Globalisation of Media and its effects on the world

‘Globalisation could lead to the homogenisation of world cultures, or to hybridisation and multiculturalism’ (Khorana, 2014)

This statement delivered to us in our second lecture of BCM111 expresses the benefits, disadvantages, concerns and welcoming of globalisation. And the media plays a big part in this global change. Khorana defines globalisation as  ‘an international community influenced by technological development and economic, political, and military interests. It is characterised by a worldwide increase in interdependence, interactivity, interconnectedness, and the virtually instantaneous exchange of information’ (Khorana, 2014). This is illustrated through multi national companies like McDonalds, Dior, HSBC and Barbie.

There are 5 cultural flows which contribute towards globalisation and some argue, towards cultural homogenisation, where cultures become increasingly similar or ‘Americanised.’

  1. Ethnoscapes – the movement of people/politics
  2. Mediascapes – the movement of images/news
  3. Technoscapes – the movement of technology
  4. Financescapes – the movement of capital (currency/stock)
  5. Ideoscapes – the movement of content/ideas
Could cultural homogenization let this occur?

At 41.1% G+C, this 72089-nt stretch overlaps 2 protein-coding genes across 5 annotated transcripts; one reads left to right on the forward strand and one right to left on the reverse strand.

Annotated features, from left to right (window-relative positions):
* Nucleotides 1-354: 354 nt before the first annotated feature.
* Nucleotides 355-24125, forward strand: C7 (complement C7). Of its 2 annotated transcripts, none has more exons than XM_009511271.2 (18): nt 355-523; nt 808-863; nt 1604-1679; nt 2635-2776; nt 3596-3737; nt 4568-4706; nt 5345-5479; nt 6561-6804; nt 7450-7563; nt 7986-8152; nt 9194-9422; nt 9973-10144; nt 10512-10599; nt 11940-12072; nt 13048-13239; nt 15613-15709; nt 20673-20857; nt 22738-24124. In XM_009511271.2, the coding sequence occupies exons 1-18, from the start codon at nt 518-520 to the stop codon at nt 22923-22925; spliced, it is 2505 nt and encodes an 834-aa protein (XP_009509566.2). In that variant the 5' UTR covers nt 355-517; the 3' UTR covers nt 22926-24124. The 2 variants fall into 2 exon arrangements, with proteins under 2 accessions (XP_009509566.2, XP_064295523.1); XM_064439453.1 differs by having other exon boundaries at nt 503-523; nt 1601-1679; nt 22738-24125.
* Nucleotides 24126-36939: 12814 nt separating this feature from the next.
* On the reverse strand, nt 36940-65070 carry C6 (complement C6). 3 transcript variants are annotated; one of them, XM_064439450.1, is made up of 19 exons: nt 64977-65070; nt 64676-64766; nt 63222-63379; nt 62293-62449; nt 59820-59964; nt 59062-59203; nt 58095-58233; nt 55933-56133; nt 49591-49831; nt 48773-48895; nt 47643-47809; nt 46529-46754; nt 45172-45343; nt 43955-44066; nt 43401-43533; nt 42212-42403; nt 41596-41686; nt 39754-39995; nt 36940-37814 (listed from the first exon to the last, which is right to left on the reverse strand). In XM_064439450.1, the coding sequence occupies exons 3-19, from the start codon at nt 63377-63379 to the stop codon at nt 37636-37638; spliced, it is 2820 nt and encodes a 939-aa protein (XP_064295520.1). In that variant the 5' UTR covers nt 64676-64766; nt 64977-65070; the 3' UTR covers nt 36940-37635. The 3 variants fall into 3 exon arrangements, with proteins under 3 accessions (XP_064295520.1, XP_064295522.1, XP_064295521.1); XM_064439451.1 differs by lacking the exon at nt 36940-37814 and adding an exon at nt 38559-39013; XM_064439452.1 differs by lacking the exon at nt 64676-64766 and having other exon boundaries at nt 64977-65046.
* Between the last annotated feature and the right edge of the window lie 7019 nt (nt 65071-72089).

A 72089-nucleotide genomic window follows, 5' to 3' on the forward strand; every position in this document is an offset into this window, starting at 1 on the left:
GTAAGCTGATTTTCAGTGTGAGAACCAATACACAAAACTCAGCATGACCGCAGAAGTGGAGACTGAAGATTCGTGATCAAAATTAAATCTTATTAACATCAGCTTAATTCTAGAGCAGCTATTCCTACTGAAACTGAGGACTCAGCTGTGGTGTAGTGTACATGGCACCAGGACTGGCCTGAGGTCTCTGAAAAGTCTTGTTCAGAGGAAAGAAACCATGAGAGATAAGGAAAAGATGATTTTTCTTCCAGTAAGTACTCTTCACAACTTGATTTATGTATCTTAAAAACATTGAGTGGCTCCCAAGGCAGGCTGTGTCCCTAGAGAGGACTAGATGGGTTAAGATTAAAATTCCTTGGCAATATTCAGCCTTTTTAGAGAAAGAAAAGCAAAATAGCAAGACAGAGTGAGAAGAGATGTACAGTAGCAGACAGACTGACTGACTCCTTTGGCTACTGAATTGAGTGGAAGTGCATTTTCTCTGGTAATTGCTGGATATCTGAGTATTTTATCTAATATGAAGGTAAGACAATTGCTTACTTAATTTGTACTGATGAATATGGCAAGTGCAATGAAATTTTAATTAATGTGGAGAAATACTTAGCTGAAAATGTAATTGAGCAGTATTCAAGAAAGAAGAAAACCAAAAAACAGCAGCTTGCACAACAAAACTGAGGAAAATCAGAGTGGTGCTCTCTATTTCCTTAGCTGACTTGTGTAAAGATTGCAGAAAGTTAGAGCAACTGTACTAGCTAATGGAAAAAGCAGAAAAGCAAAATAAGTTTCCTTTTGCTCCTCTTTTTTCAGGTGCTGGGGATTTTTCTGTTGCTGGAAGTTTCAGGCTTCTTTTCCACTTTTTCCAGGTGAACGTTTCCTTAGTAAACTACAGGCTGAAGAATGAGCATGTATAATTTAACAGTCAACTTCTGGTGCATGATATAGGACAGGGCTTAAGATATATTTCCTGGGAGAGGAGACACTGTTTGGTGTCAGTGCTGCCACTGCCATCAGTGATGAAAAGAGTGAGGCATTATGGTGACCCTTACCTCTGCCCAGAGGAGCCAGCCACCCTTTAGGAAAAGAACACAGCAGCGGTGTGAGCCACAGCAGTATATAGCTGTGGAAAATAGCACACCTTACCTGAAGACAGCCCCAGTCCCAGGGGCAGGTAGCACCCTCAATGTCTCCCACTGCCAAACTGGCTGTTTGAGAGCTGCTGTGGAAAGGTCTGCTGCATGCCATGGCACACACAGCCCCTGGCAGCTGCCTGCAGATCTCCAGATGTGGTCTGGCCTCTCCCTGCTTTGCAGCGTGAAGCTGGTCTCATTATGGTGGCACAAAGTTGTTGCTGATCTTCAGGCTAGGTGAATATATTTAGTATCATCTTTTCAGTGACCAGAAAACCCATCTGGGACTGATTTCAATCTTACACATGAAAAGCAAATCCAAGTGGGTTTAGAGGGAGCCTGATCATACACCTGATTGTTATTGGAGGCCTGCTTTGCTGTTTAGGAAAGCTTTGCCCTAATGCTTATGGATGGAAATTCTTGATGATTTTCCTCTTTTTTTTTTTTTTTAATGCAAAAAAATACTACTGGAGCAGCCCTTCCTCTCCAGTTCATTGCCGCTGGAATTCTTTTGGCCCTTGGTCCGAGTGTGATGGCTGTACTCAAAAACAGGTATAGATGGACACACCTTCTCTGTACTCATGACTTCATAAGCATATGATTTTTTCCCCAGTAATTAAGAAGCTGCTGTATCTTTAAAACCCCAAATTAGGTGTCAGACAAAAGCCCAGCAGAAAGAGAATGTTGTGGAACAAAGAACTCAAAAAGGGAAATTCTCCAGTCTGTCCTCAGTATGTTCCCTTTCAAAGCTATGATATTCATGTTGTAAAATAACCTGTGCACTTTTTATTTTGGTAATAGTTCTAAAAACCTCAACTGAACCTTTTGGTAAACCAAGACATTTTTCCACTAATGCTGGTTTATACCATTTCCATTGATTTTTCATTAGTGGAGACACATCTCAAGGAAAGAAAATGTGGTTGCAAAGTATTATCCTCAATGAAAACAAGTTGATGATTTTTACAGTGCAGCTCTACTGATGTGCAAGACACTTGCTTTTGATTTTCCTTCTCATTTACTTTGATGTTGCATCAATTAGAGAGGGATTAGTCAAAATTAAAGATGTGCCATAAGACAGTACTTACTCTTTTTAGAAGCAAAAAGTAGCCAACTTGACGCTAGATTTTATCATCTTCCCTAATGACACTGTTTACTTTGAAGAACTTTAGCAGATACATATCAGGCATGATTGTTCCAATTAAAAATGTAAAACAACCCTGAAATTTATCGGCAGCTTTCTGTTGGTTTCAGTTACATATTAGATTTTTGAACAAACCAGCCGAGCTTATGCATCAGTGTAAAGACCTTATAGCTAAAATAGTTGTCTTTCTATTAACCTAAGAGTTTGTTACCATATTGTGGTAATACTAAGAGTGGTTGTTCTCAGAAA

Could cultural homogenization let this occur?

Globalisation is usually viewed as a one way movement, from America to the rest of the world, which is known as cultural imperialism. Cultural imperialism is ‘how one culture spreads its values and ideas culturally, (for example) the global reach of Hollywood films’ (O’Shaughnessy & Stadler, 2012). O’Shaughnessy and Stadler reference a media theorist, John Thompson, who explains how it can be detrimental and play a homogenising force within the world by ‘the globalisation of communication being driven by the pursuit of commercial interests of large US-based transnational corporations, often acting in collaboration with Western political and military interests; and this process has resulted in a new form of dependency in which the traditional cultures are destroyed through the intrusion of Western values’ (O’Shaughnessy & Stadler, 2012). In this regard, it is believed that globalisation of media leads to homogenisation.

However, this view disregards multidirectional media flows, such as those coming from Asia, which influence American and the rest of the worlds cultures. For example, Japanese anime is becoming increasingly popular as well as K-Pop (Korean Popular Music) and Hong Kong films. The view of cultural hybridisation refers to the fact that different cultures will adapt certain aspects from other cultures that will benefit them. People will also hold on to cultural traditions like religion, dress, rituals, food, etc because it is so embedded in their everyday life, a few Hollywood movies won’t affect that.

Globalisation is often associated with the domination of McDonalds and Coca Cola, however, think about the types of media you consume and the products you use. Yes you might use a Mac computer, but where was it made? Globalisation from all cultures is all around us if you look closely enough.


Khorana, S 2014 International Media and Communication, BCM111, University of Wollongong, Delivered 6 August 2014

O’Shaughnessy, M. & Stadler, J.M. 2012, Media and society,Oxford University Press, South Melbourne, Vic


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